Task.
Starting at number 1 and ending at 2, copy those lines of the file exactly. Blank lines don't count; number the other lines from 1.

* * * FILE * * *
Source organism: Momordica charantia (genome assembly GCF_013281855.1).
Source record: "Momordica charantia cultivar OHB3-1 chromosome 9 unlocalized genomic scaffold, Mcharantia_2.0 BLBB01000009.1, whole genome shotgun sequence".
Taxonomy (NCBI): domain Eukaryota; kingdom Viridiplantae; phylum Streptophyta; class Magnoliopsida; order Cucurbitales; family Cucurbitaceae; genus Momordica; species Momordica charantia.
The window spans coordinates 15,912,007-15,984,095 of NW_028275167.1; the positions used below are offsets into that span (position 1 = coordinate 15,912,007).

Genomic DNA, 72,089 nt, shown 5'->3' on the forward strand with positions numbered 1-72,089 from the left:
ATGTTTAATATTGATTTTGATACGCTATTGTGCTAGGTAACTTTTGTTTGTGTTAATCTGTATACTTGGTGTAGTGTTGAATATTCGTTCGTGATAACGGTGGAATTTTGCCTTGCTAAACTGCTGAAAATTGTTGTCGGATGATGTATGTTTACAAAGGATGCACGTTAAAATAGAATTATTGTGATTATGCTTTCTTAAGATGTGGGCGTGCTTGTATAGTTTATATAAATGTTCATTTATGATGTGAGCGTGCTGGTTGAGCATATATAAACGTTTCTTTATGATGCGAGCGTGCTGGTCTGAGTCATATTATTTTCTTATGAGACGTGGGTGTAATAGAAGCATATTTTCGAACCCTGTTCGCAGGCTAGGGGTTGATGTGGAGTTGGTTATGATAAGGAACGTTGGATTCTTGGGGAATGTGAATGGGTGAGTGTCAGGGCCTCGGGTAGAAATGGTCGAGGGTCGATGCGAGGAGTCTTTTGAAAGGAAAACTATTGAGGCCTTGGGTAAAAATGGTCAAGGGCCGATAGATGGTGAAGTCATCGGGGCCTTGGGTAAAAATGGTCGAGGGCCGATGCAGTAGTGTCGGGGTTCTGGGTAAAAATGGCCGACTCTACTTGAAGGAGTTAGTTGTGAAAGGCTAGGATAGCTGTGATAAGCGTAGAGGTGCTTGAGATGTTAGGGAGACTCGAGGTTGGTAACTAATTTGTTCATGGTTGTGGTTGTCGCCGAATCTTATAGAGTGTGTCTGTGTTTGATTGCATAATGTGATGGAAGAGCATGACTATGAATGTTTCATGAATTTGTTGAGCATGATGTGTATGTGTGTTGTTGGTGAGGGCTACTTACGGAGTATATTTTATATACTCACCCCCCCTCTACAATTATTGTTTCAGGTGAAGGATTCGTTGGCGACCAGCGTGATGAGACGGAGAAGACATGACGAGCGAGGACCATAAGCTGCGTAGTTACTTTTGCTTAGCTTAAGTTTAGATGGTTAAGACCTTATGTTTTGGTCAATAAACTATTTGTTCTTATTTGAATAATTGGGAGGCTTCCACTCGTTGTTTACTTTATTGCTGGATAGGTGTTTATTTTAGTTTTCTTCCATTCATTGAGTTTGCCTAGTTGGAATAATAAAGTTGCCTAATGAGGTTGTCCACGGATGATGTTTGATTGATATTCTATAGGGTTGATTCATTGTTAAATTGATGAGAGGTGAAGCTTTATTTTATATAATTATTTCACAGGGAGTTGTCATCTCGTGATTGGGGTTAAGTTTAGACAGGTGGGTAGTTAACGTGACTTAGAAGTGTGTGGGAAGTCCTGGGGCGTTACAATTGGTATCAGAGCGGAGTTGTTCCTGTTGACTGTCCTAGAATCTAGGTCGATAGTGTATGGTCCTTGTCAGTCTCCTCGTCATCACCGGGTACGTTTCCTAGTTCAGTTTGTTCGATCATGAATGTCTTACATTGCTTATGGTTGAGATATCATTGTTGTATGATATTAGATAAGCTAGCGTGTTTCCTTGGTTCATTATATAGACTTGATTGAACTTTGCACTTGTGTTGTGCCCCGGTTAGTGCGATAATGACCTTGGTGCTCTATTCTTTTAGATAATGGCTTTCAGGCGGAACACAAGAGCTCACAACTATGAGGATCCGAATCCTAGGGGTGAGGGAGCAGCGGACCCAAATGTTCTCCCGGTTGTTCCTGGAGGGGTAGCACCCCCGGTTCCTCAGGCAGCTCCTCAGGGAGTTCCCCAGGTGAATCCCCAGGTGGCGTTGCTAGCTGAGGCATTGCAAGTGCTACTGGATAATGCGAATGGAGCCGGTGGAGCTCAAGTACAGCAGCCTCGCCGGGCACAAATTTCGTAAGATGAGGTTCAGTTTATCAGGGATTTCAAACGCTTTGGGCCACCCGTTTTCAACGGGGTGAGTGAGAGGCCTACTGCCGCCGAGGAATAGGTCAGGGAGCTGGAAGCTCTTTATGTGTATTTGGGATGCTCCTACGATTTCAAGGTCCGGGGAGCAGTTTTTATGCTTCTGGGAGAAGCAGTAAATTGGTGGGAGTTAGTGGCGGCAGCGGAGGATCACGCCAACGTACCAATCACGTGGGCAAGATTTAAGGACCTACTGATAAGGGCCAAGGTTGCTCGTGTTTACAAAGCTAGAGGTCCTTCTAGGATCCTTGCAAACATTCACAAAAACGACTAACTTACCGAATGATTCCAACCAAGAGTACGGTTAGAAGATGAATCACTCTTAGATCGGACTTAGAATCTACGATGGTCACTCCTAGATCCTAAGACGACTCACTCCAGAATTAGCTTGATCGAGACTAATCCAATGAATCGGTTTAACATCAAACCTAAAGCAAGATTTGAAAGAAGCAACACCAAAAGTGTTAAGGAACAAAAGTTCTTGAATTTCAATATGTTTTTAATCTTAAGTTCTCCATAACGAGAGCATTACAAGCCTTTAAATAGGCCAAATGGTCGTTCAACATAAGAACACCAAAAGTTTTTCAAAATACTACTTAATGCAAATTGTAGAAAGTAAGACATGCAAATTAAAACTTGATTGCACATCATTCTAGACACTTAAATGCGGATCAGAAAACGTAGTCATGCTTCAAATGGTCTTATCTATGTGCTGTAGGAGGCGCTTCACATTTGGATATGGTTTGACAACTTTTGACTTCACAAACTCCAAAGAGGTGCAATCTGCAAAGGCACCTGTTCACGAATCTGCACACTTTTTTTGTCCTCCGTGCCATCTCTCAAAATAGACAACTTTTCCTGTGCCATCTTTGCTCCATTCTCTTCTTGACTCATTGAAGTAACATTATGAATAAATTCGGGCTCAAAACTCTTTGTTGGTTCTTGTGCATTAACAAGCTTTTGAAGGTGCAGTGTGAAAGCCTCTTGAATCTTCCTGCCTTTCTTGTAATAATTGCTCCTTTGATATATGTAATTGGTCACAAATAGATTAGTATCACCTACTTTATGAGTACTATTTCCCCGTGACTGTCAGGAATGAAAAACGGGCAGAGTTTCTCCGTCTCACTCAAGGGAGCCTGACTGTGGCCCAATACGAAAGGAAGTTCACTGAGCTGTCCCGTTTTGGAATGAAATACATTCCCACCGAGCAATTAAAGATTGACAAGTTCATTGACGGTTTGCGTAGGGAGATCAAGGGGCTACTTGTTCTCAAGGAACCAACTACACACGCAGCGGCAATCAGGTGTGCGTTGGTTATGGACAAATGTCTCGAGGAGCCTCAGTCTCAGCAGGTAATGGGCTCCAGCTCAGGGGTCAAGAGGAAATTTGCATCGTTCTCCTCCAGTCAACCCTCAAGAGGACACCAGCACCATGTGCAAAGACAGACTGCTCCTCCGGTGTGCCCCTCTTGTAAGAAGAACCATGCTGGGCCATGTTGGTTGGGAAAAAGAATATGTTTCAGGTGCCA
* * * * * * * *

Source organism: Momordica charantia (genome assembly GCF_013281855.1).
Source record: "Momordica charantia cultivar OHB3-1 chromosome 9 unlocalized genomic scaffold, Mcharantia_2.0 BLBB01000009.1, whole genome shotgun sequence".